Travel to Sepulchre Street with Martin Edwards
Sepulchre Street with Martin Edwards
Martin Edwards, the KING of golden age crime mysteries invites you to come with him to Sepulchre Street…..
Books have many different starting points. My latest Rachel Savernake mystery began with a title – Sepulchre Street. The phrase appealed to me – not only did it have a suitably Gothic feel, it fitted in with the concept of the series. Each of the Rachel Savernake books takes its title from a location that plays a crucial part in the story: the first three are Gallows Court, Mortmain Hall, and Blackstone Fell. And each of those locations reflect, in some way, classic settings of Golden Age detective fiction.
I knew right away that Sepulchre Street would be a place where Terrible Things Happen and almost immediately I came up with the idea that Jacob Flint, the impetuous young journalist who acts as Rachel’s foil, would find himself in very big trouble as a result of venturing out to Sepulchre Street. The rough outlines of a plot – or one element of a much more complex plot, to be more precise – were forming in my mind.
Rye train station
The next question was simple: where is Sepulchre Street? I had the idea of an obscure, rather creepy place. But what mattered most was that it must be atmospheric. At around this time, I was invited to take part in Rye Arts Festival. I’d visited Rye in the past, and it occurred to me that the ancient Cinque Port, with its cobbled streets and curious little by-ways might be a suitable setting for key scenes of a Rachel Savernake story.
This prompted me to undertake extensive research of the town and its history, and I was lucky to benefit from a good deal of help supplied by the Festival’s Director, John Case. I also ventured further afield to the eerie flatlands of Romney Marsh and soon realised they would be another ideal setting for elements of the elaborate mystery that I had in mind. The relative proximity of Rye and Romney Marsh, despite the fact that they are in different counties (Sussex and Kent respectively) worked well as regards the plot – always a bonus!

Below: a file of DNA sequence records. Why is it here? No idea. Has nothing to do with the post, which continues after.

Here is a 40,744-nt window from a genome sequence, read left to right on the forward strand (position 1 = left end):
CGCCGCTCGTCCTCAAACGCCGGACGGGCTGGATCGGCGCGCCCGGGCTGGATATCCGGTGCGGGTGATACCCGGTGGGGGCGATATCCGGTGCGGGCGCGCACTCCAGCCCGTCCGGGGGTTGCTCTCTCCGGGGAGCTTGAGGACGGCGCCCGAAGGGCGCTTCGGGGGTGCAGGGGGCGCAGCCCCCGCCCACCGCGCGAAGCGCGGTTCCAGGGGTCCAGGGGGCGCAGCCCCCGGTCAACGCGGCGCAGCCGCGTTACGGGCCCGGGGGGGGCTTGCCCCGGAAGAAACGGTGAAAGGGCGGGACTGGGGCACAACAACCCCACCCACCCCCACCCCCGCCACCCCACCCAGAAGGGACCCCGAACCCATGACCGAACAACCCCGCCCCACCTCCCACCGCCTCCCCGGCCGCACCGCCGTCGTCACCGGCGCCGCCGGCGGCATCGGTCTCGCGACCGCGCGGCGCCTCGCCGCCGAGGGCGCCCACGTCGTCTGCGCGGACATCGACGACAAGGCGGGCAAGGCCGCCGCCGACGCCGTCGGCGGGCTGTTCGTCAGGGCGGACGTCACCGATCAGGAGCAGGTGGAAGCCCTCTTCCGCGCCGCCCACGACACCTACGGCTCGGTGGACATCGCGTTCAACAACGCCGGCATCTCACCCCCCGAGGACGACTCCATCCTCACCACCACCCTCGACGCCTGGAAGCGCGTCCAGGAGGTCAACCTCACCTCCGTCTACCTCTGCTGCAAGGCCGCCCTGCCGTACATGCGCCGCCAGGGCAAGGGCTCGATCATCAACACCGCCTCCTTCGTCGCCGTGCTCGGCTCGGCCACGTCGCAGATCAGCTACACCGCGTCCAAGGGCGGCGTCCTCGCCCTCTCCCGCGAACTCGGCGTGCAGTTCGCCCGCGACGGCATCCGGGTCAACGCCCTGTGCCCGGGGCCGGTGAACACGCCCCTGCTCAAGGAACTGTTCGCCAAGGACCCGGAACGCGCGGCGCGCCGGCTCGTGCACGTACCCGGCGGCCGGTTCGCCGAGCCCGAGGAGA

Sepulchre House – Lamb House where Henry James lived!
As my idea for the storyline developed, so the ‘look and feel’ of Sepulchre Street began to form distinctly in my mind. It became a short cul-de-sac, with a spooky history and one grand house. This became Sepulchre House, which in the story becomes a ‘bolt-hole’ for a woman who calls herself Kiki de Villiers. Sepulchre House was to an extent inspired by a real life model in Rye, Lamb House (former home of Henry James and E.F. Benson), although there are architectural and other differences.
During the story, a number of people converge on Sepulchre Street on the same evening. Two of them have murder in mind – and the third is Jacob Flint. I found writing those particular scenes one of the most enjoyable pieces of writing I’ve ever undertaken.
Towards the end of the story, I was wondering how to draw together all the different strands of an admittedly complex plot. Specifically, how would Rachel make sure that justice was done? This question nagged me for a while until I realised that the answer was to achieve a sort of artistic unity with the storyline. So the dramatic revelations of just what has been going on all the time are made…in Sepulchre Street. Of course!
Thank you so much Martin! Readers – you HAVE to meet Rachel Savernake!